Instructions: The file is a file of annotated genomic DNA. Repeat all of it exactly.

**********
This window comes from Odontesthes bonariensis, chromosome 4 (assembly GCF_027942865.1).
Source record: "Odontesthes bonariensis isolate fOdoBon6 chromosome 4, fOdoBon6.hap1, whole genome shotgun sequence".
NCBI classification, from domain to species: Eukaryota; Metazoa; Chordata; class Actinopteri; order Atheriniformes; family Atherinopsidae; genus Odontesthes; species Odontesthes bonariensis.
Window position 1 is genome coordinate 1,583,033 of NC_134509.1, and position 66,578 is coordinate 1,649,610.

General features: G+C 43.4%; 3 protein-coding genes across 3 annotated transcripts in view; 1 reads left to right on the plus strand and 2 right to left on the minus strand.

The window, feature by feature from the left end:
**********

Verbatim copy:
This window comes from Odontesthes bonariensis, chromosome 4 (assembly GCF_027942865.1).
Source record: "Odontesthes bonariensis isolate fOdoBon6 chromosome 4, fOdoBon6.hap1, whole genome shotgun sequence".
NCBI classification, from domain to species: Eukaryota; Metazoa; Chordata; class Actinopteri; order Atheriniformes; family Atherinopsidae; genus Odontesthes; species Odontesthes bonariensis.
Window position 1 is genome coordinate 1,583,033 of NC_134509.1, and position 66,578 is coordinate 1,649,610.

General features: G+C 43.4%; 3 protein-coding genes across 3 annotated transcripts in view; 1 reads left to right on the plus strand and 2 right to left on the minus strand.

The window, feature by feature from the left end: